tue 25/07/2017

Out of Chaos: Ben Uri - 100 Years in London, Somerset House | reviews, news & interviews

Out of Chaos: Ben Uri - 100 Years in London, Somerset House

Out of Chaos: Ben Uri - 100 Years in London, Somerset House

Powerful paintings that explore the Jewish émigré experience

Georg Grosz, 'The Interrogation', 1938

The exhibition Out of Chaos is a powerful dose of specific human experience, here presented almost exclusively in the form of portraits and group scenes. The selection comes almost entirely from the more than 1,300 works of art owned by Ben Uri Gallery, whose centenary commemoration this is; the gallery was founded in 1915, primarily to explore the work of Jewish artists in Britain. The majority of those in the collection are immigrants or first generation, with a few from beyond this island to expand on the Jewish experience. 

Several score works are arranged in chronological clusters, in six galleries, around themes which attempt to encompass in pertinent phrases complex journeys: integration, identity, conflict, forced journeys, and journeys of choice. The last may be exemplified by the American RB Kitaj, one of the most self-consciously Jewish of artists; he studied at the Royal College, and became the first American RA after John Singer Sargent. Here is Kitaj’s pastel portrait drawing of Sir Claus Moser, his subject’s expression thoughtful and fixed on something beyond the viewer. Moser perhaps too is a symbol of the quite astonishing contribution Jewish émigrés have made to Britain: the son of a banker, he came to Britain with his family as a teenager in 1936. A gifted pianist, he was to become the government’s chief statistician, chairman of the Royal Opera House, a peer, and head of an Oxford college; and yet perhaps in some ways he remained an outsider.

The art, ranging from the late 19th century to our own times, raises a host of questions clustered about notions primarily of identity, adjustment and assimilation, and the necessities of migration: economic, political, for survival. In ways that could not necessarily have been foreseent it is remarkably relevant now, when questions of immigration, forced or otherwise, are of crucial importance and reach beyond individual stories to society as a whole. It is also about the adjustment of small communities, which may experience discrimination or worse. This is an exhibition that makes one look – hard – and perhaps think even harder. But the well organised display can simply be enjoyed as a spectrum of vivid and memorable work. The biographies are enriching, though.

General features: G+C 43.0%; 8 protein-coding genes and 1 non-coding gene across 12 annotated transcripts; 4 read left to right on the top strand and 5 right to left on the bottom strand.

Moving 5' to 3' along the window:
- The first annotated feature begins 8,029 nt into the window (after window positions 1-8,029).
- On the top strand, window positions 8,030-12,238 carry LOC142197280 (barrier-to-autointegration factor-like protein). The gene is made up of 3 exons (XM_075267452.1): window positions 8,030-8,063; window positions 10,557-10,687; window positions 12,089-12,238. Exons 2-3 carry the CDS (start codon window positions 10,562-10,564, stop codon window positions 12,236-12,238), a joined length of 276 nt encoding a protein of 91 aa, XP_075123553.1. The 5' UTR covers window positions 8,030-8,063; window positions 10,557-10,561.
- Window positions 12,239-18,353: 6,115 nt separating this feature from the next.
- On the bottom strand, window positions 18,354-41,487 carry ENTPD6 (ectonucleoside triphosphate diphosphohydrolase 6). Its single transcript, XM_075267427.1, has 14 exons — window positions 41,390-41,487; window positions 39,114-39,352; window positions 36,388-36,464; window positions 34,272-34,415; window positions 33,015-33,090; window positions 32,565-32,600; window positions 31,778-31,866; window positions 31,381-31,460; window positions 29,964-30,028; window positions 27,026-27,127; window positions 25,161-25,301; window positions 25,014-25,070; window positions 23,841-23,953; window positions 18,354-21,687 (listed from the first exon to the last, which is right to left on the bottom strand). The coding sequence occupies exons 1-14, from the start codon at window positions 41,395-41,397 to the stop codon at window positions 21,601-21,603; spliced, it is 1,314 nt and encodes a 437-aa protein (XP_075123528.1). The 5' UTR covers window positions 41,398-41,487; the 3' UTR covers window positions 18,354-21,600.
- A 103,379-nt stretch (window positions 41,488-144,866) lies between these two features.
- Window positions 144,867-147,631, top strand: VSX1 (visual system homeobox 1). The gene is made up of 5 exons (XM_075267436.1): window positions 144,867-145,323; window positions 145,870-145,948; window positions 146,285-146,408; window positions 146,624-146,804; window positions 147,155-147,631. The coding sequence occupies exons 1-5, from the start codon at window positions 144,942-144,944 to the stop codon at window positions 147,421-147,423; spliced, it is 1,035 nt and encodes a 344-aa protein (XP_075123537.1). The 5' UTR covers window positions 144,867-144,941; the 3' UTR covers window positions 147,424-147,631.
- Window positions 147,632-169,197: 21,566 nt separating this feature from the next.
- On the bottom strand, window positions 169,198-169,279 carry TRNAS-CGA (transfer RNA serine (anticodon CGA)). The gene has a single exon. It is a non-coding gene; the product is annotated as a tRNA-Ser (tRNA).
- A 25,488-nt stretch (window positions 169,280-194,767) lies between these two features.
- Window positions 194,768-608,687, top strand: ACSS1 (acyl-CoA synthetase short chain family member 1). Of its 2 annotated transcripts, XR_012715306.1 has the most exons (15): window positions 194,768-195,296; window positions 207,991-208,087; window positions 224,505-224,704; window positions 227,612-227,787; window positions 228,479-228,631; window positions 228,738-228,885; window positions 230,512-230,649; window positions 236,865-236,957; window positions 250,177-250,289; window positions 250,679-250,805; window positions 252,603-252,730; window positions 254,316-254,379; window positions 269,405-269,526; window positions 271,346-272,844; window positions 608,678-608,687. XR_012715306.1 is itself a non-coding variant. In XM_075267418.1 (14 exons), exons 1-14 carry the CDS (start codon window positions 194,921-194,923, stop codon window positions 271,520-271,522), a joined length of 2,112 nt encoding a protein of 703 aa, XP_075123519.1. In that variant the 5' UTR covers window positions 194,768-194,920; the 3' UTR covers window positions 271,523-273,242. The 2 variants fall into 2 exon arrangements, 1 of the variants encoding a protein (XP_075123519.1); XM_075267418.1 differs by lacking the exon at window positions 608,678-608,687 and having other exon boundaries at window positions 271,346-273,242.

Chaim Soutine, La Soubrette, c.1933Chaim Soutine, a Russian Jew, emigrated to Paris, becoming part of the École de Paris, which was primarily made up of emigrant Jews. His La Soubrette, c.1933 (pictured left), is a brilliantly compelling portrait of a maid in uniform, her weary face expressive of a fatigue beyond the efforts of the day.

Frank Auerbach, represented here with a charcoal art school drawing of a nude, and a mesmerising small cityscape of Mornington Crescent, came to London from Berlin as a child of eight in 1939; his parents died in a concentration camp in the 1940s. 

Georg Grosz was in fact from a Lutheran family, and so is much more of an example of someone forced out by the Nazi ideological rage at the avant garde, and therefore in this context slightly more problematical except for his subject matter, a savage critique of his prejudiced and corrupt society. His searingly powerful drawing, The Lecture (Letter to an Anti-Semite) from 1935, is one of several he did of his close friend, the radical Jewish writer Erich Mühsam, who was killed in 1934 in a concentration camp. A thug is pointing to a drawing within the drawing, portraying the victim – and the Talmud. Already in self-exile in New York, Grosz in another drawing depicts Mühsam being beaten in The Interrogation, 1938 (main picture).